Romain Grosjean is treading on “thin ice” after he edged closer to a Formula 1 race ban for accumulated penalty points, according to Haas team principal Gunther Steiner.

The Frenchman was handed a five-second time penalty and two penalty points for failing to adhere to repeated blue flag warnings in the Singapore Grand Prix, meaning he is just three penalty points away from receiving a race ban.

With nine penalty points to his name, Grosjean will be keen to avoid further incidents in upcoming races in Russia, Japan and Austin before a point will be wiped off his tally following the Mexican Grand Prix on October 28.

When asked if he feels Grosjean needs to be a bit careful, Steiner replied: “I think more than a little bit! I think he should be very careful, but I think he knows that.

“He’s getting close, we’re getting close, we are on thin ice at the moment with that one, and for a few races as well. I think the first one going away is Mexico.

“Fair or not fair, I think sometimes the rules, I wouldn’t say they don’t help. The rule was applied correctly, that is the rule, if the blue flag comes out.

“It’s like you want everything, we want the cake and we want to eat it. In the end he got the penalty, and he has to be careful.

“It didn’t make a difference because we wouldn’t score points anyway. It’s just the points he scored for his own account which were not good points.”

Grosjean continued his scrap with Williams driver Sergey Sirotkin as race leaders Lewis Hamilton and Max Verstappen approached the backmarkers in the closing stages in Singapore, resulting in Hamilton being forced to defend from Verstappen after losing a chunk of time trying to pass the pair.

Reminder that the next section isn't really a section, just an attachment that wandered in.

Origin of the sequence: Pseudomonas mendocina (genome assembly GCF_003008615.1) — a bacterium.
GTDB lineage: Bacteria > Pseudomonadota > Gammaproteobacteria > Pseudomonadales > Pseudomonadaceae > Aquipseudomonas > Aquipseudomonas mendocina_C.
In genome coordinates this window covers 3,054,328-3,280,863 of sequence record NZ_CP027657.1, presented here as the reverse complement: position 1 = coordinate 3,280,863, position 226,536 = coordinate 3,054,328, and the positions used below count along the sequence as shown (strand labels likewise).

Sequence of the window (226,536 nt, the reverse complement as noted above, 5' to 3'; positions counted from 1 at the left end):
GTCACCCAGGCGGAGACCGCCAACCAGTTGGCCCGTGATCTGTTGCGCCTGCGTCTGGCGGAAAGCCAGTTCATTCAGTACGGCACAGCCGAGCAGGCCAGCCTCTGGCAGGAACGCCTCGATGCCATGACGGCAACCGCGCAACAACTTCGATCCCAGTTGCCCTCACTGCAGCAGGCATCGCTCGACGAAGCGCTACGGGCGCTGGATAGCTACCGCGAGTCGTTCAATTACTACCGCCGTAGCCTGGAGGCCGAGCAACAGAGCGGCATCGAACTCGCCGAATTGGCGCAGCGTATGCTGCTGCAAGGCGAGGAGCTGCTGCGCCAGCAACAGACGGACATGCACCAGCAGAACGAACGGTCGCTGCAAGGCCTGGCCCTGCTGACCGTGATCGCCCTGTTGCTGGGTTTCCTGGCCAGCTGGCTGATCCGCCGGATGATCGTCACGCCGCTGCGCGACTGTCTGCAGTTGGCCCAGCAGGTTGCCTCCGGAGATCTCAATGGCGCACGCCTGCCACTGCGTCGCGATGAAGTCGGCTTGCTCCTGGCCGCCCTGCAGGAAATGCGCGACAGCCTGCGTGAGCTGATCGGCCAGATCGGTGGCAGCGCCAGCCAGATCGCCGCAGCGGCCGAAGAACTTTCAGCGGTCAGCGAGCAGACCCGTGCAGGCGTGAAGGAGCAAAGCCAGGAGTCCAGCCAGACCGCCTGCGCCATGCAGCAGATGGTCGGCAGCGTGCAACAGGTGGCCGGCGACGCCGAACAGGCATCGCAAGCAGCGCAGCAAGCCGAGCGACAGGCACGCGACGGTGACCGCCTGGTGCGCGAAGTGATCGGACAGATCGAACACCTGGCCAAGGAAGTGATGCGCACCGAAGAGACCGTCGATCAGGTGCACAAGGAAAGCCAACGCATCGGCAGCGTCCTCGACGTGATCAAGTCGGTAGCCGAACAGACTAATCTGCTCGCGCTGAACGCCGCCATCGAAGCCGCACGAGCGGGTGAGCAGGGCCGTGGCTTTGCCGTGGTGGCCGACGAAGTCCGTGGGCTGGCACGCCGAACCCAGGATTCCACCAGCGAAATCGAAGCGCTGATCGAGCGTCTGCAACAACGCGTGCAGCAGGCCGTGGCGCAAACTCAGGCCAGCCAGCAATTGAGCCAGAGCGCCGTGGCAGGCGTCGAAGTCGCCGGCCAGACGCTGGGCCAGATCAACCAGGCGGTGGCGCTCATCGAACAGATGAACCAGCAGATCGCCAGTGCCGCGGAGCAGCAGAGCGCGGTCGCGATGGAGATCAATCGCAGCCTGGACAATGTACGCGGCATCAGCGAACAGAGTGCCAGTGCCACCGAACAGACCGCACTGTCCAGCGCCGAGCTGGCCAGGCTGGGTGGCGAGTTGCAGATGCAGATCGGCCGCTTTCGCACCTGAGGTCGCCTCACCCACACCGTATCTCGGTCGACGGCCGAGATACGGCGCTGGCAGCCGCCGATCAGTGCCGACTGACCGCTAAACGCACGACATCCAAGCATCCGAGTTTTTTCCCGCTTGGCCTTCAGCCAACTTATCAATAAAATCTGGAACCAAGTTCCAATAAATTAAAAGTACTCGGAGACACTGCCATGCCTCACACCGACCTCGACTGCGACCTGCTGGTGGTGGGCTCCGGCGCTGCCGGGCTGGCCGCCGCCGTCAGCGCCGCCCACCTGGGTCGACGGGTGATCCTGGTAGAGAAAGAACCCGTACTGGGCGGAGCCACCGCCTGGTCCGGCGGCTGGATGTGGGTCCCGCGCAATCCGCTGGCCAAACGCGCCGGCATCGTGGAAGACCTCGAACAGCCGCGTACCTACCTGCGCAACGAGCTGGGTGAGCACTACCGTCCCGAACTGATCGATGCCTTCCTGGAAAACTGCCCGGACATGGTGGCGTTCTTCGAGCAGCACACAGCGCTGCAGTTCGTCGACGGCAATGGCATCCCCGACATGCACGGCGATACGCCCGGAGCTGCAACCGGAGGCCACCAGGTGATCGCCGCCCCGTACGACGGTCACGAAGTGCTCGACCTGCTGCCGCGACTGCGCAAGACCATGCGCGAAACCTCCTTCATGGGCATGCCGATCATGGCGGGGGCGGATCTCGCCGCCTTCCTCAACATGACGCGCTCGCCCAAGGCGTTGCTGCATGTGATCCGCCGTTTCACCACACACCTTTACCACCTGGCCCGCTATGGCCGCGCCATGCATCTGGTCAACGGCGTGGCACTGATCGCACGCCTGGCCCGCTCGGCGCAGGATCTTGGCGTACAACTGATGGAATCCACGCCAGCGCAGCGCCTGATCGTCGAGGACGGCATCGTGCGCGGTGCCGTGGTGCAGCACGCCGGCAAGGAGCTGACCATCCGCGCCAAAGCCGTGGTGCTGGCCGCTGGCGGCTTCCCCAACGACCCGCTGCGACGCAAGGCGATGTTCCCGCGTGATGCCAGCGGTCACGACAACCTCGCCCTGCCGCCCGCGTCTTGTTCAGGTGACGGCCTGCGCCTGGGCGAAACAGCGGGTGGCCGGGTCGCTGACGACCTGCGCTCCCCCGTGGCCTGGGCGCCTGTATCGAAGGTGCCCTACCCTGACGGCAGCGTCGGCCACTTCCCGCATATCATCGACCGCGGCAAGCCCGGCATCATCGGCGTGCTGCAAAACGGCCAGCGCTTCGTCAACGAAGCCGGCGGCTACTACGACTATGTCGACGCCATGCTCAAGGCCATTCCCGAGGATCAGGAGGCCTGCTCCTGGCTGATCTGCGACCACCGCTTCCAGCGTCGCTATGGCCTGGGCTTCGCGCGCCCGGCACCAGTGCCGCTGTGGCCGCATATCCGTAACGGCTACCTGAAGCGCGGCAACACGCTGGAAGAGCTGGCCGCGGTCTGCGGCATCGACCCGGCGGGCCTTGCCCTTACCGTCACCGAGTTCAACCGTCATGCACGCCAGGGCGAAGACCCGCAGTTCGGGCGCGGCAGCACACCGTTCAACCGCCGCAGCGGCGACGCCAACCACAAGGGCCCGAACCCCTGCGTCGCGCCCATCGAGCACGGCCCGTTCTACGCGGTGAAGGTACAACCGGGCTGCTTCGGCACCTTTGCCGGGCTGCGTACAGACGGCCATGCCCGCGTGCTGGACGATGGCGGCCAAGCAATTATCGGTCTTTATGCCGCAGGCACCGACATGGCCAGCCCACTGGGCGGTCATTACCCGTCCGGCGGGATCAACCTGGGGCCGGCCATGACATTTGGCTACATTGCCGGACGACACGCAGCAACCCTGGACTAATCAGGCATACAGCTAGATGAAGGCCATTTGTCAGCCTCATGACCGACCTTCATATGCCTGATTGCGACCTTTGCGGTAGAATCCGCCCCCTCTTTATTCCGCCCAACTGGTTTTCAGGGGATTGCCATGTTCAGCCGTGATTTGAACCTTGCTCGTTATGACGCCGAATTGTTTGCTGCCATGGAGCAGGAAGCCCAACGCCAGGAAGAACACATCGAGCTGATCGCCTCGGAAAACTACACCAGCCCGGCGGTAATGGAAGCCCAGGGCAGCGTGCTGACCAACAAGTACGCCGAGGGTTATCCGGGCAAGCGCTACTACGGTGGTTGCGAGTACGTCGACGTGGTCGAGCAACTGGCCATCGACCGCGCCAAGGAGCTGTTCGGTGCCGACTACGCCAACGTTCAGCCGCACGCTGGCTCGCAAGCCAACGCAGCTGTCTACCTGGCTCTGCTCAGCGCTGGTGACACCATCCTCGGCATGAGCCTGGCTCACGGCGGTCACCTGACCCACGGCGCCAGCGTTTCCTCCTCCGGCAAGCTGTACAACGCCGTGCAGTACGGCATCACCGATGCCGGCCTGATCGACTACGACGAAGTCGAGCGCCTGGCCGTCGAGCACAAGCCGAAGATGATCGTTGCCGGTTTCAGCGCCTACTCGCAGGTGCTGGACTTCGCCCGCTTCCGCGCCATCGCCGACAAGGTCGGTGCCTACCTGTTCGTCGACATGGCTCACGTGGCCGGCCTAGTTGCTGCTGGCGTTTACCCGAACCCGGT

The Frenchman insisted he sees no reason to change his approach as he is "not here to do anything silly".

"I’ll make sure that I don’t do anything silly but I will still be pushing and racing and doing my job," he added. "When you look at the points I got, some you can really explain them, some others are more questionable but here they are.

"We just need to make sure we go through the end of the season, we got six before the start of the next one and then we just forget that.  I’m not here to crash, I’m not here to do anything silly."

'Blue flags not the problem'

Steiner says he would like to see the blue flag rule scrapped and believes such a move would help create more excitement and unpredictability in races.

“It’s part of racing,” Steiner insisted. “As much as you say ‘oh I’m the leader, I have the right to do everything’ but you always complain we have no racing but if there had been no blue flags Max would have caught up with Hamilton and we would have had a fight.

“Fair or not fair it was a circumstance that there was a car in the way because he was racing as well. We could have given ourselves more action by taking away a rule which always advantages the guy who is always first all the time anyway.

“We keep saying we need to get the field closer but what we are doing, we make sure that if somebody has an advantage he gets even more of an advantage. It’s all for the rich.

“For me it’s more to create action. It’s like if you want action this creates it automatically. In the rain we get a lot of action because things happen which you don’t predict, the same could happen when you have a car which needs to be lapped and is all of a sudden in the way and doesn’t give up.”

Grosjean feels the problem would be eradicated if the field was much closer in terms of performance. 

"Looking at the bigger picture and the problem is not the blue flags, the problem is that the six cars are so much faster than the rest of the field that half way through the race they need blue flags," he explained.

"If you look at a Formula 2 race, there’s no blue flag - maybe once - if you had a crash in lap one and there’s one car that has a blue flag but it’s not like half way through the race you need a blue flag.

"I finished fourth in Austria, one lap down. That’s why they need blue flags. If the pace was more together, the field was more together then there wouldn’t be any problem with blue flags."